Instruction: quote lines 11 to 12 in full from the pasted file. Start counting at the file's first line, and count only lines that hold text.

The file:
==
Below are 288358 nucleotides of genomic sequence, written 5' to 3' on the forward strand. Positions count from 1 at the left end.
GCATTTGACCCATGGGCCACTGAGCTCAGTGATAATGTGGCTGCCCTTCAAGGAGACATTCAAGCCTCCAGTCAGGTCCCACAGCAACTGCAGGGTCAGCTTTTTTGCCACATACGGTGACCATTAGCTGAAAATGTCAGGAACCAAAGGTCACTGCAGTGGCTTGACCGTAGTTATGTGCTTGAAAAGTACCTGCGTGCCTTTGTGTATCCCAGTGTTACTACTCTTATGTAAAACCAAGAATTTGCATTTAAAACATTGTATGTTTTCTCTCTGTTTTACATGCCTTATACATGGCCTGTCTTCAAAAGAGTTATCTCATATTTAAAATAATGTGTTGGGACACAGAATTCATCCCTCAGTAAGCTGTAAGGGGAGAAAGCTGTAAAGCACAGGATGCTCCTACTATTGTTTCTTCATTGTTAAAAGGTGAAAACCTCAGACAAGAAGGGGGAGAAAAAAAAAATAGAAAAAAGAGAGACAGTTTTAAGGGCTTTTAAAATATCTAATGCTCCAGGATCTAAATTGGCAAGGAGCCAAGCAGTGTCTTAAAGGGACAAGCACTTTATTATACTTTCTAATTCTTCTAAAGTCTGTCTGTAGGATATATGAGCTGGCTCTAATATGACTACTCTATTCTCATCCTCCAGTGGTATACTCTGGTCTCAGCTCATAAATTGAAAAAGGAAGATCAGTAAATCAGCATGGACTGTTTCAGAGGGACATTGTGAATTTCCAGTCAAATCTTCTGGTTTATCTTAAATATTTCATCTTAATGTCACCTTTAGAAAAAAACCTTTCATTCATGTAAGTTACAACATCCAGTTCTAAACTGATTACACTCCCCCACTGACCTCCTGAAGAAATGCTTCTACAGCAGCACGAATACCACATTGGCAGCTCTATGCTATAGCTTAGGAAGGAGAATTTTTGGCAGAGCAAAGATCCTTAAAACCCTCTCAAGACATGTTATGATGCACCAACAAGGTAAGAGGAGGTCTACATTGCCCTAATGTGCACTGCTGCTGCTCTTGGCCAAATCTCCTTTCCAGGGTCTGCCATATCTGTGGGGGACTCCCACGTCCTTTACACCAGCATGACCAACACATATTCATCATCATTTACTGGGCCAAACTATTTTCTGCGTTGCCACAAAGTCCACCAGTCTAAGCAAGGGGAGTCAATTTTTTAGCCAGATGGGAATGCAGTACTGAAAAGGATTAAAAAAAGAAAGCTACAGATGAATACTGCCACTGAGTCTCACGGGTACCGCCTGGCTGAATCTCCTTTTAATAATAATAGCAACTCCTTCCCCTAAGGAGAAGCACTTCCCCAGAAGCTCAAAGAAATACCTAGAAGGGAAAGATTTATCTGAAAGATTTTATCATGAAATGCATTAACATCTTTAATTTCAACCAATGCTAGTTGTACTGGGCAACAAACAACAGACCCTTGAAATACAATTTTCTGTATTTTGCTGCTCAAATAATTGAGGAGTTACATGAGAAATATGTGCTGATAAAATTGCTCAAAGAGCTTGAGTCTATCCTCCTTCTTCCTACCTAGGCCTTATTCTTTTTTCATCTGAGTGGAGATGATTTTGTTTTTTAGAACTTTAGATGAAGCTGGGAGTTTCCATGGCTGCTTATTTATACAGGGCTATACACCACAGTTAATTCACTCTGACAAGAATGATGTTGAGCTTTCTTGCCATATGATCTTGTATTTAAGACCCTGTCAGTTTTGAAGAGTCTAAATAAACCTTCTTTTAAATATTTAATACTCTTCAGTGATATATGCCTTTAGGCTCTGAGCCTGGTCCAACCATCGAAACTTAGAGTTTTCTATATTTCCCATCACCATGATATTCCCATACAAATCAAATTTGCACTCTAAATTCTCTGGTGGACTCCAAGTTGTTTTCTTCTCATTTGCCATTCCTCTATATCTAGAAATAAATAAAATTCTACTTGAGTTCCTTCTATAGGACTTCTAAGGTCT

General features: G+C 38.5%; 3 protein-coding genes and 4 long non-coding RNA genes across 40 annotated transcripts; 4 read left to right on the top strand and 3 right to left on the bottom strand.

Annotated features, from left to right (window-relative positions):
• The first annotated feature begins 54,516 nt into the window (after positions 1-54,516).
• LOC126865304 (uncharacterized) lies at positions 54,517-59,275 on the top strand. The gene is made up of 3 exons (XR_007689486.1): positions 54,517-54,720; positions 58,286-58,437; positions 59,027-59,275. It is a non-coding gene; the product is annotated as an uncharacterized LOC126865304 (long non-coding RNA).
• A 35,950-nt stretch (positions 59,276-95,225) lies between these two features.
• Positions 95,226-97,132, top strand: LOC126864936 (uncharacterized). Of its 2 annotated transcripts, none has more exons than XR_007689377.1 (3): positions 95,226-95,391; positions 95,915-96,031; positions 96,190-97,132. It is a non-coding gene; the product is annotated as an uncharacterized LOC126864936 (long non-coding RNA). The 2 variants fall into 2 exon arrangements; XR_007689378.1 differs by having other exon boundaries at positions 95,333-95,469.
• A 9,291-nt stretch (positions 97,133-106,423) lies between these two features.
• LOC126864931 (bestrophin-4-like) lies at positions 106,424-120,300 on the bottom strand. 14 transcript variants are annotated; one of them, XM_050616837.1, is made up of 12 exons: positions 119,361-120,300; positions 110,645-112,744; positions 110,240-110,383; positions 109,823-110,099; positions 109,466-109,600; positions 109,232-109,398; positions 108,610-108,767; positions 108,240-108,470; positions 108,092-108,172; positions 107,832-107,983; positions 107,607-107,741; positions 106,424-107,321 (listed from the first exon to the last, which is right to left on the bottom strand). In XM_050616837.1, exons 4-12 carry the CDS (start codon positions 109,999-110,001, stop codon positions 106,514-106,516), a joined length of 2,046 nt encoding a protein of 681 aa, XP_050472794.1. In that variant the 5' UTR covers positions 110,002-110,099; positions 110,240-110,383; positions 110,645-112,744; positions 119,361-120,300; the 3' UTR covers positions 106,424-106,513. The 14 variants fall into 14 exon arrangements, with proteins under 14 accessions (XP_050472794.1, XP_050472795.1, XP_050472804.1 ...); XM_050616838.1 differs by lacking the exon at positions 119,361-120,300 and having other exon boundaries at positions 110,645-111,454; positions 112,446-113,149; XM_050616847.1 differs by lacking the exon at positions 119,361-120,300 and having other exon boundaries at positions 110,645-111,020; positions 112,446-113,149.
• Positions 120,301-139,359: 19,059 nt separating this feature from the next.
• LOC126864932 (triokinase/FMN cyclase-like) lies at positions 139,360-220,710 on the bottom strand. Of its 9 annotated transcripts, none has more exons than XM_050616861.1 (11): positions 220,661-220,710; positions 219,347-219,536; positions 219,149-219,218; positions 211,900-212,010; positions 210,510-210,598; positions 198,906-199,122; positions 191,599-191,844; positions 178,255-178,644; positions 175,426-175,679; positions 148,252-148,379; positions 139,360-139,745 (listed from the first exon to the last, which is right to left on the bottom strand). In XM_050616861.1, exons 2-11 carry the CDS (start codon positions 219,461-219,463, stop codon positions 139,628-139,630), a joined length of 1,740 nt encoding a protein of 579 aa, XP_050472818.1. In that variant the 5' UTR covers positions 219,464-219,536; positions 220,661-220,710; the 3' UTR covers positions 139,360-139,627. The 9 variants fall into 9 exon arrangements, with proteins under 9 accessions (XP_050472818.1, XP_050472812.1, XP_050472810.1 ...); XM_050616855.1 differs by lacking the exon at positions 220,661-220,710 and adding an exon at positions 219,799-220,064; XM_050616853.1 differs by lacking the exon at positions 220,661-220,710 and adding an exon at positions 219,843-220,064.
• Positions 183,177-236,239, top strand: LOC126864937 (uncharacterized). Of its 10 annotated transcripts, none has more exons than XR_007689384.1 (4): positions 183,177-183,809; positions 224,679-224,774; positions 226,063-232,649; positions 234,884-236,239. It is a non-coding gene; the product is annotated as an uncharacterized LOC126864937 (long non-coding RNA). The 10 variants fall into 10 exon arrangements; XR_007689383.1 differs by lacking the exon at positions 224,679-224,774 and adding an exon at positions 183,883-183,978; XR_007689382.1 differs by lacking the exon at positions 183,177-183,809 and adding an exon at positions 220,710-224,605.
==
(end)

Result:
• Positions 120,301-139,359: 19,059 nt separating this feature from the next.
• LOC126864932 (triokinase/FMN cyclase-like) lies at positions 139,360-220,710 on the bottom strand. Of its 9 annotated transcripts, none has more exons than XM_050616861.1 (11): positions 220,661-220,710; positions 219,347-219,536; positions 219,149-219,218; positions 211,900-212,010; positions 210,510-210,598; positions 198,906-199,122; positions 191,599-191,844; positions 178,255-178,644; positions 175,426-175,679; positions 148,252-148,379; positions 139,360-139,745 (listed from the first exon to the last, which is right to left on the bottom strand). In XM_050616861.1, exons 2-11 carry the CDS (start codon positions 219,461-219,463, stop codon positions 139,628-139,630), a joined length of 1,740 nt encoding a protein of 579 aa, XP_050472818.1. In that variant the 5' UTR covers positions 219,464-219,536; positions 220,661-220,710; the 3' UTR covers positions 139,360-139,627. The 9 variants fall into 9 exon arrangements, with proteins under 9 accessions (XP_050472818.1, XP_050472812.1, XP_050472810.1 ...); XM_050616855.1 differs by lacking the exon at positions 220,661-220,710 and adding an exon at positions 219,799-220,064; XM_050616853.1 differs by lacking the exon at positions 220,661-220,710 and adding an exon at positions 219,843-220,064.